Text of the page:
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Blackie Farrell
October 15, 2017 ~ 8:00 pm - 10:00 pm
Cost: $20.00
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We've waited a long time for a show from this guy and we are delighted to welcome - Blackie Farrell!

Blackie Farrell was born in 1948 in Oakland, California, where the seeds of music and writing were planted early. Radio was huge then, and what Blackie calls “the best music ever made” was busting out of house windows and car radios – real deal country, blues and R&B. “We didn’t own a tv, so you either read, listened to music, or went outside and cruised the town.” Blackie was drawn to, and spent most of his early youth hanging out in front of, the many music clubs that were sprinkled throughout the community. Relentlessly trying to sneak in, and often times literally being thrown out, the young Blackie was eventually rewarded for his tenacity. One night a tall doorman in a long trench coat was fed up with shooing him away and told Blackie to hide under his coat. He walked him through the door, across the dance floor, and into the back room, where he let him hang out and listen to the music. That turned out to be life-changing, for it was in those back rooms that Blackie met and hung out with some very cool people like Big Mama Thornton, K.C. Douglas, and Lightnin’ Hopkins. In fact, it was Lightnin’ Hopkins who took the time to show Blackie an E chord on the guitar and how to make a blues run off it. Then he got to see Marty Robbins live singing “Big Iron” and the hook was set; he knew he wanted to be a songwriter.

“My first guitar was a Harmony sunburst plywood arch top. I bought it from “Monkey Wards” with paper route money. No case, just a braided string for a strap. I pedaled home with it on my back, and when a pretty girl on a corner smiled at me, I remember thinkin’, “hmmmm – this could work.”

Through the years Blackie formed and played in several local bands, and eventually began trying to get his songs heard and recorded by other artists. He tried the Hollywood scene and cut his first demo there. Realizing his stuff wasn’t quite “ready for prime time,” he returned home and continued to hone his craft. In 1969 he met Bill Kirchen who became a life-long friend and stagemate. At the time, Kirchen was the lead guitarist and vocalist for Commander Cody and His Lost Planet Airmen. Blackie’s gritty and heart-rending tales were well-suited to the innovative sound of the Cody band, who infused their rock-n-roll roots with hard core country and western swing, all of them paving the early highways and byways of what was eventually called the Americana movement.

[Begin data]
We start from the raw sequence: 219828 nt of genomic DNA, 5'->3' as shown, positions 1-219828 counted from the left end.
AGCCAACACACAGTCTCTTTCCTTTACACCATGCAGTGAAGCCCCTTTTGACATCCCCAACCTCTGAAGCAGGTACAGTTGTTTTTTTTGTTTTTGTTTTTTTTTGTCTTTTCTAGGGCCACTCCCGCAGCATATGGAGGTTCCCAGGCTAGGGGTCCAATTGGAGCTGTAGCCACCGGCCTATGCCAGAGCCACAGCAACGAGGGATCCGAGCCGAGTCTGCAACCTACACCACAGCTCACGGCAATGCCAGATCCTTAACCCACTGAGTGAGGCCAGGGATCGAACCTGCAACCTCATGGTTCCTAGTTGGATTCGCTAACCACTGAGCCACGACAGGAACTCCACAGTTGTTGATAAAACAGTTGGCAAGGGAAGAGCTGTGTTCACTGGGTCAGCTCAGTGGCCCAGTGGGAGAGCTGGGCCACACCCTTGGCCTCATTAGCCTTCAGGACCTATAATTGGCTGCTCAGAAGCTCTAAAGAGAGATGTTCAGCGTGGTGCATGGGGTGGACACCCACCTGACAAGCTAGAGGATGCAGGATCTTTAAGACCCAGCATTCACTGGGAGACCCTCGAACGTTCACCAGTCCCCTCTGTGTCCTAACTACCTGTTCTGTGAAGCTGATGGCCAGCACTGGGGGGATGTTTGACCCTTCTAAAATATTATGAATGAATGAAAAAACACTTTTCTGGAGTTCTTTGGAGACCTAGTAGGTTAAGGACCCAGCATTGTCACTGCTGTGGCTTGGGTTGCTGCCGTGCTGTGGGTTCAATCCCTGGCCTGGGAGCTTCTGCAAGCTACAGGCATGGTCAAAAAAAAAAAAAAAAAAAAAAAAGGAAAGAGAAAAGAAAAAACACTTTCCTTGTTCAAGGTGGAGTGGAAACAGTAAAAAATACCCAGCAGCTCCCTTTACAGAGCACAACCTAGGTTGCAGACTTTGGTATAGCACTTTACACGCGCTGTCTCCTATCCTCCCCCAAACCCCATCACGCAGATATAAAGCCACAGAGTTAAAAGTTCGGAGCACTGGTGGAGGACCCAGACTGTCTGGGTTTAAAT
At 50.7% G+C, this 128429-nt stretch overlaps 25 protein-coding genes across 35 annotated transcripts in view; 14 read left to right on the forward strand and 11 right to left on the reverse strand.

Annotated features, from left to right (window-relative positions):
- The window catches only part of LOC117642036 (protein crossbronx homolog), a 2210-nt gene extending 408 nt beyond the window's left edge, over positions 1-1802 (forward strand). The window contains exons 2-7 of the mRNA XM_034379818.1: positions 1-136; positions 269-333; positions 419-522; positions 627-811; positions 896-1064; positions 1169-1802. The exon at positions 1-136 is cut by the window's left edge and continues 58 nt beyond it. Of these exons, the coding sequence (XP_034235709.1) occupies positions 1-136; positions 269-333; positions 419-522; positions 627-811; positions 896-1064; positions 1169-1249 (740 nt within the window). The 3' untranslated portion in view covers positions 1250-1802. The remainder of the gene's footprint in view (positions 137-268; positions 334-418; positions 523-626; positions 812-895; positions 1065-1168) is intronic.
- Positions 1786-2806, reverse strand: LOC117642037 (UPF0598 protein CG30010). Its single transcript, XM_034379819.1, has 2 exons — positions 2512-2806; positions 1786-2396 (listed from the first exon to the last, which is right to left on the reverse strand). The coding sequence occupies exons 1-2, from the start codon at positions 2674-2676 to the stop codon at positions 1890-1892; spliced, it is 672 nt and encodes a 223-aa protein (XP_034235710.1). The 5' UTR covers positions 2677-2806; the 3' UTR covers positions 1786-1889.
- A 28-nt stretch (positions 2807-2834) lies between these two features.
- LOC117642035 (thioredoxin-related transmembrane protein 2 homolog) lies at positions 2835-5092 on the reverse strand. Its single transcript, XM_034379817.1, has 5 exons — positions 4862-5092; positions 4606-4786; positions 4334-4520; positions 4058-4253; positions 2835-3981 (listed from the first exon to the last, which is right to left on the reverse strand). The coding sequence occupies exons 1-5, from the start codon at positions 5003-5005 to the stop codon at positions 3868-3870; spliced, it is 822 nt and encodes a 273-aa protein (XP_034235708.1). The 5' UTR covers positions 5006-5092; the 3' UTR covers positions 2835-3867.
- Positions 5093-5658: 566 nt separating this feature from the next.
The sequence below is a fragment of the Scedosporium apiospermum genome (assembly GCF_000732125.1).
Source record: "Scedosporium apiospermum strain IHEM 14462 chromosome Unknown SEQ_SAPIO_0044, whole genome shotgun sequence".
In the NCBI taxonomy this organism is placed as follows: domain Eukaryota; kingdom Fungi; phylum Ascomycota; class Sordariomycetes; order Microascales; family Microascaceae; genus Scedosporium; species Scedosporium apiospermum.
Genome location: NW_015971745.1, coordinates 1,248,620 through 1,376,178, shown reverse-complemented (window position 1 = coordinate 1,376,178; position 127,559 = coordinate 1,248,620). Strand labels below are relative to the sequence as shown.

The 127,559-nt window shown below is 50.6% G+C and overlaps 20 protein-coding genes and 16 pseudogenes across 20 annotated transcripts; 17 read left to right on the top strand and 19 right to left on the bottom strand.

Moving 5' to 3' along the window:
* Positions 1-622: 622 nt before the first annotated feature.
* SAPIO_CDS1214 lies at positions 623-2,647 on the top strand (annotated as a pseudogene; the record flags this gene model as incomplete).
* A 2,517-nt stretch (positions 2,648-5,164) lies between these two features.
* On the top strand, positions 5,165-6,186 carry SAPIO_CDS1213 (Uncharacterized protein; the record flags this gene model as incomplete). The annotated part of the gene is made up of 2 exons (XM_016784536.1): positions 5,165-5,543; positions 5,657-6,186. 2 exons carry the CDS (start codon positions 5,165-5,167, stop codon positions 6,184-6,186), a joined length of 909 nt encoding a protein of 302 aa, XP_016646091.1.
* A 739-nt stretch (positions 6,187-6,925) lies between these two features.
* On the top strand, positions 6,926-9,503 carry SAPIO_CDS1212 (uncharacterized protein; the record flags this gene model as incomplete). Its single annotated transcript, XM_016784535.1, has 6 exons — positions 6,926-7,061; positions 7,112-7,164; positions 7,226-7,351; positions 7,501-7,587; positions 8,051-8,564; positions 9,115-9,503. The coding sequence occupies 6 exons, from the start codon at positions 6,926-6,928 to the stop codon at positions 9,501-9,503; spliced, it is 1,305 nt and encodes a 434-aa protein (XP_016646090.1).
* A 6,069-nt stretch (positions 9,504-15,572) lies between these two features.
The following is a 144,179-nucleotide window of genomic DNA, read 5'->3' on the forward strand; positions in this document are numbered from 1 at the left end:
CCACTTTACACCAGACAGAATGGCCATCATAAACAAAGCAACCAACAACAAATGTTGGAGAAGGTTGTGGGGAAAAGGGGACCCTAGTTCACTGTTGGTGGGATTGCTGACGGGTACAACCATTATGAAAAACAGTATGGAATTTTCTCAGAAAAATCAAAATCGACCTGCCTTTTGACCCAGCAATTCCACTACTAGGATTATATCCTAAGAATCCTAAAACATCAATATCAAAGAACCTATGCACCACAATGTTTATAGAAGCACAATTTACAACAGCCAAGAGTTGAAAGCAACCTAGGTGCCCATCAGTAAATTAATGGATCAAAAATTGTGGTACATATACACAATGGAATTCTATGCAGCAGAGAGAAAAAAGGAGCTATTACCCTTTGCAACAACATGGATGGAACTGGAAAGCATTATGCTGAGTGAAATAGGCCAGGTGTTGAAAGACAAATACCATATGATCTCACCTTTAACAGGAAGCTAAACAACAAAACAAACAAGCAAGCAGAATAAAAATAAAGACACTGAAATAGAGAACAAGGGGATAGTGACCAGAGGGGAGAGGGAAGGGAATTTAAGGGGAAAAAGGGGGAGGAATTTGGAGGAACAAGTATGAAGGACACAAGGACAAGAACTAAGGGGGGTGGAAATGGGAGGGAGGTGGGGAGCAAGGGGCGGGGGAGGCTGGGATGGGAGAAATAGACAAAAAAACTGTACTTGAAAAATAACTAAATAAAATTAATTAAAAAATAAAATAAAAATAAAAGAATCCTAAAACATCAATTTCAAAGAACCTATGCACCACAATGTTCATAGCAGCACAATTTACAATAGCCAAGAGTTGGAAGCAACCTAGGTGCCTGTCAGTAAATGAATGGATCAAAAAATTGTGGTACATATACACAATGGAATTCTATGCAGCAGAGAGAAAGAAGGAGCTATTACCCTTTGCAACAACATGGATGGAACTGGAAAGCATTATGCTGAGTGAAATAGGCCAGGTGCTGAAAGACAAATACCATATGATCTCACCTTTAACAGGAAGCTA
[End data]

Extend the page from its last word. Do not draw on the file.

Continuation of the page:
The first song of Blackie’s ever recorded was “Mama Hated Diesels” cut by the Cody band on their “Cold Steel Hot Licks” LP, and as the A side of a single that made the country charts with a bullet. With Bill Kirchen singing the lead vocal, it stands today as one of the loneliest country songs ever written in the history of classic weepers. Bill introduced Blackie to Leroy Preston, songwriter and drummer for Asleep at the Wheel, a talented western swing band who had just migrated to California from West Virginia. Blackie and Leroy became fast friends and song-writing collaborators, which led to the band recording several of Blackie’s songs.

To date, Blackie’s best known and most recorded piece is his achingly beautiful western border ballad “Sonora’s Death Row” (https://en.wikipedia.org/wiki/Sonora%27s_Death_Row), first recorded by Bill Kirchen with the Moonlighters in 1977 and later by Leo Kottke, Tom Russell, Robert Earl Keen, Michael Martin Murphy, and Dave Alvin, to name a few. It tells the tragic tale of a drunken cowboy whose life is ruined by a “nightmare of mescal” and who laments over such universal themes as regret, confusion and anger. Tom Russell called it “the best cowboy twist of fate song ever written,” one that “turned my head around and deeply influenced my writing.” Robert Earl Keen once called Blackie the “Louis L’Amour of songwriters.”

Blackie takes humble pride in the fact that other songwriters who he considers some of the best have recorded his songs. Other than background vocals on some early Cody albums produced by Hoyt Axton, Blackie has only one recording available to date. On Bill Kirchen’s “Word to the Wise cd, on the Proper Records UK Label, he recorded “Open Range,” a song co-written with his old sidekick Leroy Preston.

Blackie has finally released his first solo album, recorded at Mark Hallman’s Congress House Studio in Austin, Texas. Produced by pals Gurf Morlix and Bill Kirchen, and engineered by Andre Moran, it features Bill playing Telecaster and baritone Telecaster, Gurf on bass guitar, electric guitar, and pedal steel guitar, and Rick Richards on drums. Special guests Nick Connolly on B3 organ and piano and Yvette Landry on button accordion round out the roster.

All but one of the songs on this debut album have been recorded by other artists: Commander Cody, Asleep at the Wheel, Bill Kirchen, and at least 19 covers of Sonora’s Death Row. The new song “Jim Donny’s Gold” is a story about prospecting for gold during the California gold rush. True to his style, Blackie transports the listener to that place and time and powerfully weaves all the emotions through the words and melody.

The album is a project that’s been in the works for a long time. As Gurf said, “Only forty years of pre-production.”







redandshortys@gmail.com

4 Paul Street, Dover NH 03820

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